By now the sun was burning so we returned to the hotel. In the afternoon I took the option to return to the cemetery to find other specific graves and to wander among the other graves recognising names from LS's and Don Wall's books.
That night there was to be a farewell dinner although five of us (three Aussies, John and myself) were going on to Kuching, Sarawak. However, we were in for a surprise when the coach drew up outside a house and Willie Teo invited us to join his family for a buffet dinner. Mr Tai, the Labuan Cemetery Manager, and Hubert Wilfred, the Sales Manager at the Labuan Sheraton Hotel also attended. It was a very good evening with everybody enjoying themselves.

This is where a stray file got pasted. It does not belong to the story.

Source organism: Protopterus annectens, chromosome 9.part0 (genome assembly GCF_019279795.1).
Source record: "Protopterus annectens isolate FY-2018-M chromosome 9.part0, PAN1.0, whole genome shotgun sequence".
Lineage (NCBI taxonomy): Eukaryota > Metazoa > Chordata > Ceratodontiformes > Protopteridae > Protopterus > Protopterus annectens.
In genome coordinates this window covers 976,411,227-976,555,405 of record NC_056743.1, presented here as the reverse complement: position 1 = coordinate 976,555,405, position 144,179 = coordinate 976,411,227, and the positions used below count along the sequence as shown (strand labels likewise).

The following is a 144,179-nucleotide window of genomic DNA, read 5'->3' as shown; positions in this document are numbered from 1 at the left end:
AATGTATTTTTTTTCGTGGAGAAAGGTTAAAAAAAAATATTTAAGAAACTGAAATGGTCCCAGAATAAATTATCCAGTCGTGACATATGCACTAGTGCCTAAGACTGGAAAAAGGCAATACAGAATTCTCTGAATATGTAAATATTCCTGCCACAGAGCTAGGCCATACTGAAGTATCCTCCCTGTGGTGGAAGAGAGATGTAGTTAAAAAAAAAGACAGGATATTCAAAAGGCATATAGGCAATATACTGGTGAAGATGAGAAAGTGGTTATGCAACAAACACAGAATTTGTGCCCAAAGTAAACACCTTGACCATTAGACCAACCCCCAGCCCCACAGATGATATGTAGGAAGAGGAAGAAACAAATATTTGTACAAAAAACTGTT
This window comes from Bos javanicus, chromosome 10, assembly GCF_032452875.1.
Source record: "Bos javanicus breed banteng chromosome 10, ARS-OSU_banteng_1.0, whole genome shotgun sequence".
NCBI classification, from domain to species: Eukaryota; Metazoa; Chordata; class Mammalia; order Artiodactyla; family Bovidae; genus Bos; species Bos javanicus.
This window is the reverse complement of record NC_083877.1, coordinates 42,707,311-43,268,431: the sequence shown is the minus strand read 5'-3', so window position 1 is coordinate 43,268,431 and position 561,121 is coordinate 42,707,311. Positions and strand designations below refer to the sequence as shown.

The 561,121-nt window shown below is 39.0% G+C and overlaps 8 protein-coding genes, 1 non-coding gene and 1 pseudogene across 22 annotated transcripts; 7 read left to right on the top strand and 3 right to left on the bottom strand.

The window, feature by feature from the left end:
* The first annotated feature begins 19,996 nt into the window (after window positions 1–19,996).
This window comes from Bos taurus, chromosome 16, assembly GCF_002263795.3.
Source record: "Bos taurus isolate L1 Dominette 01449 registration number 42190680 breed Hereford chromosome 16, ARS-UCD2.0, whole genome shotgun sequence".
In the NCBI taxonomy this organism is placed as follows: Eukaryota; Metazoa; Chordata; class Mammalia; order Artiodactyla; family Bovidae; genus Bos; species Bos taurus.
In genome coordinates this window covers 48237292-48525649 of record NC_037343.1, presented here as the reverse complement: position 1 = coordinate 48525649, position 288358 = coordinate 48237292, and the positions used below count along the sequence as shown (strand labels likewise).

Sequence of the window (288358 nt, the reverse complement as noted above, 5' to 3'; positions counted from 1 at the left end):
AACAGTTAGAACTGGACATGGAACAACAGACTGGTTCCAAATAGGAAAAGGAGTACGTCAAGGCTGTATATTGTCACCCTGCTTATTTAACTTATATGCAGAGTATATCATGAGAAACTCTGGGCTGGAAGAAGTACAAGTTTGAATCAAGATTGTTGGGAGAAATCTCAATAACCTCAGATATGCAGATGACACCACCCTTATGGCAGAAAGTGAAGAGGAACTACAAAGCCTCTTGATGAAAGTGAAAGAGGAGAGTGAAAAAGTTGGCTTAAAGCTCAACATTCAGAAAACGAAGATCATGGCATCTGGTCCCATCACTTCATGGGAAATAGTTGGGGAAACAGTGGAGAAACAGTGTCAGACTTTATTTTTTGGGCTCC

The returning Australian party left at 8am the next day. Our flight to Kuching via Miri was not due to leave until 6pm and John and I agreed to have an easy day. We took a taxi for an island ride stopping at the Peace Park and the Memorial marking the point of the Japanese surrender.
Our 2-hour flight was delayed 3 hours, finally leaving at 9pm. No sooner were we airborne than we landed at Miri in Sarawak for an Immigration check. We got off the aeroplane, walked to the Immigration building, the papers were checked and then we re-boarded our flight for take-off. It was extremely hot. We finally arrived at our Kuching hotel at midnight.
The hotel was right on the Kuching River with sampans going up and down. Fort Marguerita was on the opposite bank. In the morning we visited the Sarawak Cultural Park and Show. The Park had different native houses with different tribes showing local skills eg birds nest soup-making, blow-pipe use and making sago biscuits. The show included dancing, singing and tumbling etc in wonderful traditional dress. We had the afternoon to ourselves.